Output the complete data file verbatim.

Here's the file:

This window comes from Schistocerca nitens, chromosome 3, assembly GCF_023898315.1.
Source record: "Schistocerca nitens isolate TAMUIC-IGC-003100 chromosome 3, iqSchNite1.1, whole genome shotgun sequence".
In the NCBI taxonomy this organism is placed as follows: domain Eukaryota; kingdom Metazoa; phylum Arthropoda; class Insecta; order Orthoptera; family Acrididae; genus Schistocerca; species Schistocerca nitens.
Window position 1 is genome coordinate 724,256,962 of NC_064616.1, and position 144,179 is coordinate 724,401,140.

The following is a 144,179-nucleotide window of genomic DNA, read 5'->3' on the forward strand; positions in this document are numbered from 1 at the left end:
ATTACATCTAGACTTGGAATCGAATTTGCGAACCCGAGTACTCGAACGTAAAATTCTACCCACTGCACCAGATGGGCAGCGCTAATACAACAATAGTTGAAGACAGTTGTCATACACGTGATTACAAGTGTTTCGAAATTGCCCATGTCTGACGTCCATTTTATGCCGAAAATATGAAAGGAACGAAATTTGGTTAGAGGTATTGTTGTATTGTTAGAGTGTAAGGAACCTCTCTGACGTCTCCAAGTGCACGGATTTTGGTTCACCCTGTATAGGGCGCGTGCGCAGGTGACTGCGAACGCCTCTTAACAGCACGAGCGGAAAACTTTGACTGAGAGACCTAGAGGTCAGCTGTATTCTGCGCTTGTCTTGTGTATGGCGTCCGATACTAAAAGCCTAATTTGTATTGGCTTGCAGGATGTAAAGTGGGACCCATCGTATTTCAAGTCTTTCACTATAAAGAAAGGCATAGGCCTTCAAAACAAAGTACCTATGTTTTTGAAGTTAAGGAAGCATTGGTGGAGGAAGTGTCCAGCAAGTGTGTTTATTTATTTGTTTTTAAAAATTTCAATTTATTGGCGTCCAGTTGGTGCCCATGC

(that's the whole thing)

This window comes from Schistocerca nitens, chromosome 3, assembly GCF_023898315.1.
Source record: "Schistocerca nitens isolate TAMUIC-IGC-003100 chromosome 3, iqSchNite1.1, whole genome shotgun sequence".
In the NCBI taxonomy this organism is placed as follows: domain Eukaryota; kingdom Metazoa; phylum Arthropoda; class Insecta; order Orthoptera; family Acrididae; genus Schistocerca; species Schistocerca nitens.
Window position 1 is genome coordinate 724,256,962 of NC_064616.1, and position 144,179 is coordinate 724,401,140.

The following is a 144,179-nucleotide window of genomic DNA, read 5'->3' on the forward strand; positions in this document are numbered from 1 at the left end:
ATTACATCTAGACTTGGAATCGAATTTGCGAACCCGAGTACTCGAACGTAAAATTCTACCCACTGCACCAGATGGGCAGCGCTAATACAACAATAGTTGAAGACAGTTGTCATACACGTGATTACAAGTGTTTCGAAATTGCCCATGTCTGACGTCCATTTTATGCCGAAAATATGAAAGGAACGAAATTTGGTTAGAGGTATTGTTGTATTGTTAGAGTGTAAGGAACCTCTCTGACGTCTCCAAGTGCACGGATTTTGGTTCACCCTGTATAGGGCGCGTGCGCAGGTGACTGCGAACGCCTCTTAACAGCACGAGCGGAAAACTTTGACTGAGAGACCTAGAGGTCAGCTGTATTCTGCGCTTGTCTTGTGTATGGCGTCCGATACTAAAAGCCTAATTTGTATTGGCTTGCAGGATGTAAAGTGGGACCCATCGTATTTCAAGTCTTTCACTATAAAGAAAGGCATAGGCCTTCAAAACAAAGTACCTATGTTTTTGAAGTTAAGGAAGCATTGGTGGAGGAAGTGTCCAGCAAGTGTGTTTATTTATTTGTTTTTAAAAATTTCAATTTATTGGCGTCCAGTTGGTGCCCATGC